In judo, when the teacher tells us (and he says this only to people who are determined to improve), ‘You’ve mastered that technique. Now give it up for six months,’ we think, ‘What? I’m not allowed to do that? I go on the mat and I’m not allowed to do my big throw? I’ve got to try and do other things that I can’t do? I’ll get countered, I’ll look an absolute fool!’
Now many of us fail this test. We think, ‘Oh no! I’m not going to do this.’ And we go back to what we can do, and we get some success.
But those who have faith in the teacher and who realise the teacher has got faith in them, follow his advice and give up their favourite technique for a while. They begin to develop a free movement, not fixed on one point. They can move freely. If the opportunity is there they can take it because their minds are not fixed on one throw or one situation.
We go round looking for opportunities, trying to create opportunities, so we can bring out the big gun. But actually people somehow get an instinct for not getting in front of a big gun, even though it may be hidden in the bushes.
These methods fail in the end, so we give them up. In judo it’s called ‘cutting off the bull’s horns.’ After eight years’ intense practice, you develop something very strong and that’s the bull’s horns — that’s what you fight with. It’s not only in Judo: it may be a technique of domineering, or pathetic helplessness.
Suddenly, you are asked to cut them off. And that means one becomes a beginner again.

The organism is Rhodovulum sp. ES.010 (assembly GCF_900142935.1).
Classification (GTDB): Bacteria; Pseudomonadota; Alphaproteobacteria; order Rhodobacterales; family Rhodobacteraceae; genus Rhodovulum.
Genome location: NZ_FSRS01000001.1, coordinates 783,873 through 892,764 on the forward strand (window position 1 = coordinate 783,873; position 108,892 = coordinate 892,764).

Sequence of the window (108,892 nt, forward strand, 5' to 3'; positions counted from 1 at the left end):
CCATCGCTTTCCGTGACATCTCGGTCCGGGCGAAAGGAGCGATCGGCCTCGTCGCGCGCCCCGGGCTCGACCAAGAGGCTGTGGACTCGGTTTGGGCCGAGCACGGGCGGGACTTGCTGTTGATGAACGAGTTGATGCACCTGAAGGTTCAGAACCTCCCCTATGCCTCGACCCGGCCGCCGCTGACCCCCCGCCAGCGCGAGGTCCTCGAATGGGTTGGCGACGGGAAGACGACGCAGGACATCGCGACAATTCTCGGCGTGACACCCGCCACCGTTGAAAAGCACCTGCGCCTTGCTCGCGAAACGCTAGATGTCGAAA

This is a very important side of the spiritual as well as the technical side of judo training. The teachers also tell us, and they’ve put it into practice too, that when we’re becoming strong and well-known, and we have mastered something, then we should take up something else where we are going to be no good at all. If you’re a violinist, and you’ve mastered the violin, then take up the piano and you’ll be stumbling over five-finger exercises. They say that when you’ve become a great big frog in your own pond and you’re puffing your self up, go to the neighbouring pond and become a tadpole, a tiny little tadpole.
This is again ‘cutting off the bull’s horns’ and being able to go freely into other forms.
From Trevor Leggett website.
Categories: Buddhism, Buddhist meditation, Chan / Seon / Zen, Trevor Leggett
Thank you deeply and profoundly for this teaching, which I was guided to read today, and which was incredibly appropriate for the changes I am going through, even though I will not be through them for a while. I has really helped me to gain clarity.